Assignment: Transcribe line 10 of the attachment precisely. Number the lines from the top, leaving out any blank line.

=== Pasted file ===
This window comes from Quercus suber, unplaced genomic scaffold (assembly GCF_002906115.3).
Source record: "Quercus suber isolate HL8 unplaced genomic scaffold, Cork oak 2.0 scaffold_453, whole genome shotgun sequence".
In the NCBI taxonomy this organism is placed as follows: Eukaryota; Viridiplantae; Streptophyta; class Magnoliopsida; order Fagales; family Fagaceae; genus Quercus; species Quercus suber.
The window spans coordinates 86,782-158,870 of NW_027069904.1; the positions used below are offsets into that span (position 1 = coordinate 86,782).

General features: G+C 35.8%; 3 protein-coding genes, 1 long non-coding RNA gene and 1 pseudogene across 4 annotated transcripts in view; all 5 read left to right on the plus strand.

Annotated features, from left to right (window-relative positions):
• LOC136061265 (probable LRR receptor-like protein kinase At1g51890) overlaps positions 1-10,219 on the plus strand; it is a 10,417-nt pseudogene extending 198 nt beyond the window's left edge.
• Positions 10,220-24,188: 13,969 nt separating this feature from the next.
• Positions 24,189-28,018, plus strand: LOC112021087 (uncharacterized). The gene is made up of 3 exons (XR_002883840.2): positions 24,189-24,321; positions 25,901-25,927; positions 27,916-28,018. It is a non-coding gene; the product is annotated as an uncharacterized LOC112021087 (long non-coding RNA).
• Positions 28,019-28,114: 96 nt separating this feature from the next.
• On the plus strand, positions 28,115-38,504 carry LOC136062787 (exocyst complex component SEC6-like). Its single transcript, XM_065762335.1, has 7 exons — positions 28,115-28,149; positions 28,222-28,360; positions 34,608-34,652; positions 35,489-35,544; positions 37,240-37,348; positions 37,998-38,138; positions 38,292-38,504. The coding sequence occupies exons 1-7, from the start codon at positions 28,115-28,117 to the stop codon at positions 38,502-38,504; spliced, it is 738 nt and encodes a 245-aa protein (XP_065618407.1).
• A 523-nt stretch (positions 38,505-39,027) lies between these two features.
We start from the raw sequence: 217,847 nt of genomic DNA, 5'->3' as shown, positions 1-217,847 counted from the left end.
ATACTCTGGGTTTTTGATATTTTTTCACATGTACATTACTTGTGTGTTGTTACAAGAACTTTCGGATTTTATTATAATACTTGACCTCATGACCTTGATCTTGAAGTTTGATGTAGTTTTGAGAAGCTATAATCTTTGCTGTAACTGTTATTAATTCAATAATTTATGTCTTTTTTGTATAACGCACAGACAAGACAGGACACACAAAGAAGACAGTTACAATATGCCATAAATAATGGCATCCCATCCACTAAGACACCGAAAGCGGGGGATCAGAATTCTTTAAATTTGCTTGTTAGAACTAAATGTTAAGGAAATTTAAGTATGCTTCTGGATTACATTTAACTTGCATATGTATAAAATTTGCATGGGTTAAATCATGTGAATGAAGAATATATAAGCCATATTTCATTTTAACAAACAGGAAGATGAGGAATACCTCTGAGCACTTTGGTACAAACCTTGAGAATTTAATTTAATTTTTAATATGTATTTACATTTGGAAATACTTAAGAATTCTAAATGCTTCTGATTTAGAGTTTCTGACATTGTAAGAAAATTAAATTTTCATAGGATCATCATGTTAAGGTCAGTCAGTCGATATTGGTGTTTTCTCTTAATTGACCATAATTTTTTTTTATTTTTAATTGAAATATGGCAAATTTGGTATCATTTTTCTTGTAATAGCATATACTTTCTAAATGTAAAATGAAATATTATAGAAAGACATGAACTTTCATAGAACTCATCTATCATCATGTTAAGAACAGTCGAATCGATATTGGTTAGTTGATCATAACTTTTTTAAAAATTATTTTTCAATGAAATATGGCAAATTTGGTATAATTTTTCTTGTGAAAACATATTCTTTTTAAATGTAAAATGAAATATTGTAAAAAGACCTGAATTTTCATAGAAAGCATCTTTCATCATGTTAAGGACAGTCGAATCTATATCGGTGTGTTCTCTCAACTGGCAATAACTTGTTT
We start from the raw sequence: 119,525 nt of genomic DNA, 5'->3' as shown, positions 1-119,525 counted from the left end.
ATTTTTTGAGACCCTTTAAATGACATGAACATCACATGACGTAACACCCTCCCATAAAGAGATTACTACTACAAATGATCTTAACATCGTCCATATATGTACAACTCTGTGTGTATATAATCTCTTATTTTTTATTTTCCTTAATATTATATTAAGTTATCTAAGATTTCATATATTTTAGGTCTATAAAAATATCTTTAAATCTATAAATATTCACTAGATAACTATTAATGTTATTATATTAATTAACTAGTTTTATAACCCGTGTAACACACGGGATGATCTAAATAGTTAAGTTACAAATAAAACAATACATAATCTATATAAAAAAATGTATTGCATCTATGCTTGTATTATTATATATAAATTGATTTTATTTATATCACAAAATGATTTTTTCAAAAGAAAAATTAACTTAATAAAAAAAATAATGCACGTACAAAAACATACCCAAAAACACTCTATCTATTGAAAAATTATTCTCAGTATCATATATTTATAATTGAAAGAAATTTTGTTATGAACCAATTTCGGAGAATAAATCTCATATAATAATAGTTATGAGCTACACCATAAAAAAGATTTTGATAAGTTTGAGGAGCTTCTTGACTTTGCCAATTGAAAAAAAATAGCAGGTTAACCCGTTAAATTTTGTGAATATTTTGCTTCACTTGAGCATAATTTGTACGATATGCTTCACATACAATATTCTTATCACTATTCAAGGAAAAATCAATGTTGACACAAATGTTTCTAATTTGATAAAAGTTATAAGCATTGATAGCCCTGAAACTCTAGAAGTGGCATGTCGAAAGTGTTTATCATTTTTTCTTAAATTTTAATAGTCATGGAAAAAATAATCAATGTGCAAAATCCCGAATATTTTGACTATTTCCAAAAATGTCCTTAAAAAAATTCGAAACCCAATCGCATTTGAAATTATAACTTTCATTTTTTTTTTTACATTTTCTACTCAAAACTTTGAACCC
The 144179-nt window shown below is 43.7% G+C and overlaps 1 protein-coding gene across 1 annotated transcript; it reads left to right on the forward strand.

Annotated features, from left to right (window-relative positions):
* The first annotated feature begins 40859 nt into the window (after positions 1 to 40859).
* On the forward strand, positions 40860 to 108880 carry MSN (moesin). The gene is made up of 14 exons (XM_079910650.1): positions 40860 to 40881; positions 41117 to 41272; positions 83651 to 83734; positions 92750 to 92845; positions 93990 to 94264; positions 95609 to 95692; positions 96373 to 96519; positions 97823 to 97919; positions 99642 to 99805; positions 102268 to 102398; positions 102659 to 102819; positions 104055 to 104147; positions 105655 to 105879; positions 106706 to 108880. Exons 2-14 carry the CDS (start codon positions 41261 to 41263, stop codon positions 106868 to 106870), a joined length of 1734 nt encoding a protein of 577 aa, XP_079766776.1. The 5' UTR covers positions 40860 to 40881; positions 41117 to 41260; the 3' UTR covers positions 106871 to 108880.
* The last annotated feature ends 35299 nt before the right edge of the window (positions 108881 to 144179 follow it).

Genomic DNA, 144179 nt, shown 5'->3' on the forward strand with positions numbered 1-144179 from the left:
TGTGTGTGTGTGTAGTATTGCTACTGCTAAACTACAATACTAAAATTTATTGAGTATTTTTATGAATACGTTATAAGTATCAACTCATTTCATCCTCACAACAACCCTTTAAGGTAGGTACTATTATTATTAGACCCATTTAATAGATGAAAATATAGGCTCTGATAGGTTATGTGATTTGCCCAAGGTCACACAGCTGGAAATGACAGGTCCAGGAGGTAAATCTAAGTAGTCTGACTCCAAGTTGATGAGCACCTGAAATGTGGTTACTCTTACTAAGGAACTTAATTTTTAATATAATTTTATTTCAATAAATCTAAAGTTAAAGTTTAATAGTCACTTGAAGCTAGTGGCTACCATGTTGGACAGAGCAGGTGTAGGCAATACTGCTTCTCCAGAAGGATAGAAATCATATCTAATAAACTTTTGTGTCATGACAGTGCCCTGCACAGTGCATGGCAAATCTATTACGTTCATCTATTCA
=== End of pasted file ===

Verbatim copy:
• Positions 28,019-28,114: 96 nt separating this feature from the next.